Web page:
Description of Concrete
Concrete is one of the most used construction materials. A composite material consisting of aggregate (sand and gravel), cement and water, concrete is workable, durable and economical. Concrete can be cast in almost any shape desired and once hardened it can become a structural (load-bearing) element.

"Ready-Mix" is a type of concrete manufactured according to a set formula and then delivered to a site, typically by truck. This practice results in a precise mixture, allowing specialty concrete mixtures to be developed and implemented with consistency.

Concrete's history dates back to the Roman Empire, and while the basics of concrete have largely remained the same, technological advances of today have made the product into one of the most versatile building materials available. More than six billion tons of concrete are made each year, amounting to the equivalent of one ton per person on earth. Concrete powers a $35 billion industry that employees more than two million workers in the United States alone. More than 55,000 miles of freeways and highways in America are made of concrete.

What is the difference between cement and concrete?

Although the terms cement and concrete often are used interchangeably, cement is actually an ingredient of concrete. Concrete is basically a mixture of aggregates and paste. The aggregates are sand and gravel or crushed stone; the paste is water and portland cement. Concrete gets stronger as it gets older. Portland cement is not a brand name, but the generic term for the type of cement used in virtually all concrete, just as stainless is a type of steel and sterling a type of silver. Cement comprises from 10 to 15 percent of the concrete mix, by volume. Through a process called hydration, the cement and water harden and bind the aggregates into a rocklike mass. This hardening process continues for years meaning that concrete gets stronger as it gets older.
So, there is no such thing as a cement sidewalk, or a cement mixer; the proper terms are concrete sidewalk and concrete mixer.

What does it mean to "cure" concrete?

Curing is one of the most important steps in concrete construction, because proper curing greatly increases concrete strength and durability. Concrete hardens as a result of hydration: the chemical reaction between cement and water. However, hydration occurs only if water is available and if the concrete's temperature stays within a suitable range. During the curing period-from five to seven days after placement for conventional concrete-the concrete surface needs to be kept moist to permit the hydration process. New concrete can be wet with soaking hoses, sprinklers or covered with wet burlap, or can be coated with commercially available curing compounds, which seal in moisture.
Temperature extremes make it difficult to properly cure concrete. On hot days, too much water is lost by evaporation from newly placed concrete. If the temperature drops too close to freezing, hydration slows to nearly a standstill. Under these conditions, concrete ceases to gain strength and other desirable properties. In general, the temperature of new concrete should not be allowed to fall below 50 Fahrenheit during the curing period.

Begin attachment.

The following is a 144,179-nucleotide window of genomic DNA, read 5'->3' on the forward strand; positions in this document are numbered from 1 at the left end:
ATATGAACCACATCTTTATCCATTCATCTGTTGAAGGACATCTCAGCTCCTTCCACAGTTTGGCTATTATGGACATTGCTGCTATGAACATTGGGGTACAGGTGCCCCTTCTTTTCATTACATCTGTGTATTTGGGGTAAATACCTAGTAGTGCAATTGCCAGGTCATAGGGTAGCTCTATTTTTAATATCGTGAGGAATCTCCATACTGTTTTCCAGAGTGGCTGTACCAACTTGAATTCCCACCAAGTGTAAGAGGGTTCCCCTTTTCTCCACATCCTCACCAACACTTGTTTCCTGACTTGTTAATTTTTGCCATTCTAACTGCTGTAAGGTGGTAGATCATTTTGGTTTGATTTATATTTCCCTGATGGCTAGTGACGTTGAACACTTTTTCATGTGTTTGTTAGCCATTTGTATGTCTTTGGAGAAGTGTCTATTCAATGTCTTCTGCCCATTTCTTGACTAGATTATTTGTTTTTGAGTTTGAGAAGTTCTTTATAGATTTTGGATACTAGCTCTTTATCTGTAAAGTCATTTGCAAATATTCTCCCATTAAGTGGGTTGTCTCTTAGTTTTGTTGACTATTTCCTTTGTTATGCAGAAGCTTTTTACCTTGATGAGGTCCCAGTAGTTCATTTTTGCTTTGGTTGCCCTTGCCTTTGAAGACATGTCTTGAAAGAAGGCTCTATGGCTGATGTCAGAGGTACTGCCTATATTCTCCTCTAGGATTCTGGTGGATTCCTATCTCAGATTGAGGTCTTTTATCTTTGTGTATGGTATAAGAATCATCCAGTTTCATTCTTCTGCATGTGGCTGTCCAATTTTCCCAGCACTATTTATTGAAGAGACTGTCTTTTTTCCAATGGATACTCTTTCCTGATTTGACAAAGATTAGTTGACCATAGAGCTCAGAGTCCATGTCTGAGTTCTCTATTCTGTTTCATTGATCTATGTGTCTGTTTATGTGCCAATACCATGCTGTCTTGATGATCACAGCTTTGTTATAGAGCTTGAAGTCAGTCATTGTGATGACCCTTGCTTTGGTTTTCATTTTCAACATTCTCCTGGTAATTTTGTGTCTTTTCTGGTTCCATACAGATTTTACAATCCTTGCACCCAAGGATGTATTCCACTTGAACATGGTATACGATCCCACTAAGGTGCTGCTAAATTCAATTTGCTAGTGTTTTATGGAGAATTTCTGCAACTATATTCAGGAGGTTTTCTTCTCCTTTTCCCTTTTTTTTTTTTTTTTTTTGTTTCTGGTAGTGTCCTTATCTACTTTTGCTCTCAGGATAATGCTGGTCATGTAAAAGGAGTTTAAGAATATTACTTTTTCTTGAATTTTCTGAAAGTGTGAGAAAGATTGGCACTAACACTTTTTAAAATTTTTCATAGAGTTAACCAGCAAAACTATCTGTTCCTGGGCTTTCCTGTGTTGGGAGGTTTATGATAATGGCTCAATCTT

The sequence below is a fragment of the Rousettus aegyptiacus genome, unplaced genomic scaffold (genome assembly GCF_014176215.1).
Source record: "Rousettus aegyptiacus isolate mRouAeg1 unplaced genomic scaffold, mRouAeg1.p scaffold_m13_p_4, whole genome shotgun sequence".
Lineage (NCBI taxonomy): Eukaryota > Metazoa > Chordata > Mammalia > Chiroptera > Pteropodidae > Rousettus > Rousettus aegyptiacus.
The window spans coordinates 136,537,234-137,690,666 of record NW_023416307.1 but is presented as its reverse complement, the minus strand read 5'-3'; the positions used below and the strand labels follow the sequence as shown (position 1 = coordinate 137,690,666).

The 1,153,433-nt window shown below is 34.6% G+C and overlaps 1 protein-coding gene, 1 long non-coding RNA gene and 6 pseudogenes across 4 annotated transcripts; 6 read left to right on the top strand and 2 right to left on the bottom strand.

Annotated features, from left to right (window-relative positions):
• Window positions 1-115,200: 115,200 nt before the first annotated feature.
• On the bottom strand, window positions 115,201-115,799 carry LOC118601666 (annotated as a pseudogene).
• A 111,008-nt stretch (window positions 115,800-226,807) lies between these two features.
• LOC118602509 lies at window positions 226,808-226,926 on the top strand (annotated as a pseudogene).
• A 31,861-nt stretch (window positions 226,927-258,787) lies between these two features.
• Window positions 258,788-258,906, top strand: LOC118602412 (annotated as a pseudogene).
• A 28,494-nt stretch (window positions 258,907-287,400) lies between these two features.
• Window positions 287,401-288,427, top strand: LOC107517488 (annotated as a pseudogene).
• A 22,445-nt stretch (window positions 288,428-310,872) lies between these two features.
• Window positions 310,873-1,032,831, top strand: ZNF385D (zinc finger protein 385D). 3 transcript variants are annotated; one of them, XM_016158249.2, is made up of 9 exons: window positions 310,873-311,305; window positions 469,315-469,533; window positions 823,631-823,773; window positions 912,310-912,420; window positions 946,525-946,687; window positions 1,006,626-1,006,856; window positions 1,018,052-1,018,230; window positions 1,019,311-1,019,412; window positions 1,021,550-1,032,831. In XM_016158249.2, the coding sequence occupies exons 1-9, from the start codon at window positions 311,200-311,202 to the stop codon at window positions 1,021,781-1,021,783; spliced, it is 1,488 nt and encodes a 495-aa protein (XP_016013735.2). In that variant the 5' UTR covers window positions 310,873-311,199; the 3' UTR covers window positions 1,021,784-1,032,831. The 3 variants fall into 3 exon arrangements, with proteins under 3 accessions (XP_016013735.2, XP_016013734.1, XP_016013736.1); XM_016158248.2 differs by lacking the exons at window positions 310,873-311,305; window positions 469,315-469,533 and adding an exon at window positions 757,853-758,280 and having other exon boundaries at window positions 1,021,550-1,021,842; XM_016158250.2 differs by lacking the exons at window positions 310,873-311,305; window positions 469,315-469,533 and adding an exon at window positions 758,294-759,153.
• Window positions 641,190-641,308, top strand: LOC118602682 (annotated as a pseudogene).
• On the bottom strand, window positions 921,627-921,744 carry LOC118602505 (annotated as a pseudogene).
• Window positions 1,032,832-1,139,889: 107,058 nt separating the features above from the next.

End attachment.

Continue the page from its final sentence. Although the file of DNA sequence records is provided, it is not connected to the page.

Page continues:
: A uniform subgrade is the key to preventing unwanted settlements. A sand layer is not needed for increased subgrade support, but if it is used as a leveling course, it must be compacted with a vibratory plate compactor.

: Durable, long lasting and low maintenance concrete begins with selecting the proper mix design. For exterior concrete to resist the affects of snow and ice, freezing and thawing, and deicing chemicals, the National Association of Home Builders recommends the use of an air entrained concrete mix with a minimum design strength of 3500 psi and a maximum slump of 5". Higher slump concrete can be placed with the addition of water-reducing chemical admixtures.

: Joints are used to aid construction and control cracking. Best results are obtained when control joints are spaced twice the thickness of the slab in feet; i.e., 8'x8' joint spacing for 4" thick slab. Maximum spacing should be 2 1/2 times the slab thickness in feet, and never exceed 15 feet. Slab panels should be as square as possible. Joints should have a minimum depth of 1/4 the thickness of the slab. Expansion joint material should be used full depth to isolate slabs-on-grade from building and foundation walls, street connections or any fixed object. Sealing joints will extend the life of slabs-on-grade and prevent water runoff from weakening the subgrade.

: The most important and economical step in assuring durable, long lasting concrete is curing. Curing concrete will nearly double its strength. Curing should begin as soon as finishing is completed. Use an accepted curing method. The most common method of curing is applying a spray-on curing compound. Concrete should have at least 30 days of air-drying prior to the onset of harsh winter weather and exposure to deicing chemicals.